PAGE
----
Your UN.781. 
1. Berendsen has adopted correct approach  which should be fol-
low[ed] by Australian Delegation which should have strongly
supported New Zealand. Reference your paragraph 12 vote on draft
as a whole should be in Assembly.
2. Please convey following message to Berendsen:-
'I have seen report by our Delegation of your reply at fifth
meeting of Trusteeship Sub-Committee One. You have put the
position clearly and directly and I have instructed the Australian
Delegation to give you complete support.
In my view any weakness or concession now would be a mistake and
we should all stand firm and stand jointly on texts as submitted.
Dulles might be encouraged in his suggestion that in the event of
disagreement drafts as they stand should go to Assembly to be
voted on as a whole but I do not think that Australia will run the
risk of Assembly defeat provided timely support is requested.
Drafts of all mandatory powers would stand or fall together.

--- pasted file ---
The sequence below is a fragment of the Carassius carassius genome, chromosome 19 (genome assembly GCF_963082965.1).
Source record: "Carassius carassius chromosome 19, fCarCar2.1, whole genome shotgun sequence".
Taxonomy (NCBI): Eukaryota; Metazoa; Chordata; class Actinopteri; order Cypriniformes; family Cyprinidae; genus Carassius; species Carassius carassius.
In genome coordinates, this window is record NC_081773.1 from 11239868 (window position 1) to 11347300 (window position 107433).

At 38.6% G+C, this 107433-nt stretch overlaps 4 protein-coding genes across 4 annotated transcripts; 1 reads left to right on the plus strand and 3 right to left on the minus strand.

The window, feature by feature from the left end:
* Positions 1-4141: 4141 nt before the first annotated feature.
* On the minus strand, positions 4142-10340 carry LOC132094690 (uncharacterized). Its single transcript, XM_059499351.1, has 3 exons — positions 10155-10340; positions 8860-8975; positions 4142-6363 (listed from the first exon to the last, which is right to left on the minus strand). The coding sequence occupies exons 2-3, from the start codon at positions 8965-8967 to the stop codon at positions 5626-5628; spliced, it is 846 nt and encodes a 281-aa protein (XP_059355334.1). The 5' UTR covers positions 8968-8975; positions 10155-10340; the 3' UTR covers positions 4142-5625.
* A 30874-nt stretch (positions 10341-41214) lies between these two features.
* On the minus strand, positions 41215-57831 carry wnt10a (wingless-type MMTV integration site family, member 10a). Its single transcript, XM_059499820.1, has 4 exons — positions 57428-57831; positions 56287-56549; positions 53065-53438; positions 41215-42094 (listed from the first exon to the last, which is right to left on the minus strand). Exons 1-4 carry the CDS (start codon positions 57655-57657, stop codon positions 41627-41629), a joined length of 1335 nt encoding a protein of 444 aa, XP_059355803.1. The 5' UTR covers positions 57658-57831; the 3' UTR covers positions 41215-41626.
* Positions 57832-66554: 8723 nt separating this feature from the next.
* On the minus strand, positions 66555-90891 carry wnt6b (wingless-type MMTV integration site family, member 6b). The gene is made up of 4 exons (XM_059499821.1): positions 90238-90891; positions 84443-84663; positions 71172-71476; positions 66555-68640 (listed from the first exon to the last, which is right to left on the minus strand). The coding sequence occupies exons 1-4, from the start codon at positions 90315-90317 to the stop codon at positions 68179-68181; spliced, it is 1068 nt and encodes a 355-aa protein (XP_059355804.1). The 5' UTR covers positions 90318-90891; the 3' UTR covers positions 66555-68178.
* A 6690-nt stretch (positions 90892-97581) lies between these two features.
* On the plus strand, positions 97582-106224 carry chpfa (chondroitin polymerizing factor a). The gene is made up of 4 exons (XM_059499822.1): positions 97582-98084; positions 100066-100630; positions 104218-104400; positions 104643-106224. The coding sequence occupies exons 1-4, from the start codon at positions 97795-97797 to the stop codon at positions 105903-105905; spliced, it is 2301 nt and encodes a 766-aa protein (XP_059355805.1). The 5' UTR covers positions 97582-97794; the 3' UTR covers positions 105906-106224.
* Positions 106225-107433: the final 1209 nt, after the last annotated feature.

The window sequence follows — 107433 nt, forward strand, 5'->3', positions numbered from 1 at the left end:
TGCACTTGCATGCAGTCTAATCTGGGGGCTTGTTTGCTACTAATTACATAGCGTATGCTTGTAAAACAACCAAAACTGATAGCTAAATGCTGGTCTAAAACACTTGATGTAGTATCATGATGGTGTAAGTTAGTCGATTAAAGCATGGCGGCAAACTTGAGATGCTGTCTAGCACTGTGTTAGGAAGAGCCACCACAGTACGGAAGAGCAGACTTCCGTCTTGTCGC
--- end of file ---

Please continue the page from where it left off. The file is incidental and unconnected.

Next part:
In my judgment New Zealand has no cause to consider proposals put
forward as you have already gone some way I personally think too
far to meet objections and in your reply you need merely stand
firm on draft after making points once again so well made by you
last Friday. Regards.'
3. But Dulles' own attitude in filing modifications to Australia's
draft is indefensible especially in view of messages received
through Bailey that he approved our general approach. Fact is
clear that administering authority must be trusted in order to
become a trustee. Australia's record in New Guinea was outstanding
and has never been questioned except by a few trouble makers at
present conference. It needs no apology. What is now needed is
strong counter attack. It is not much use talking of stone age and
pleading or suggesting that we are willing to modify long
established policy on trade or migration which would have
converted New Guinea into a sphere of Japanese influence. All this
I pointed out frankly at San Francisco. Berendsen's attitude is
direct, courageous and sound.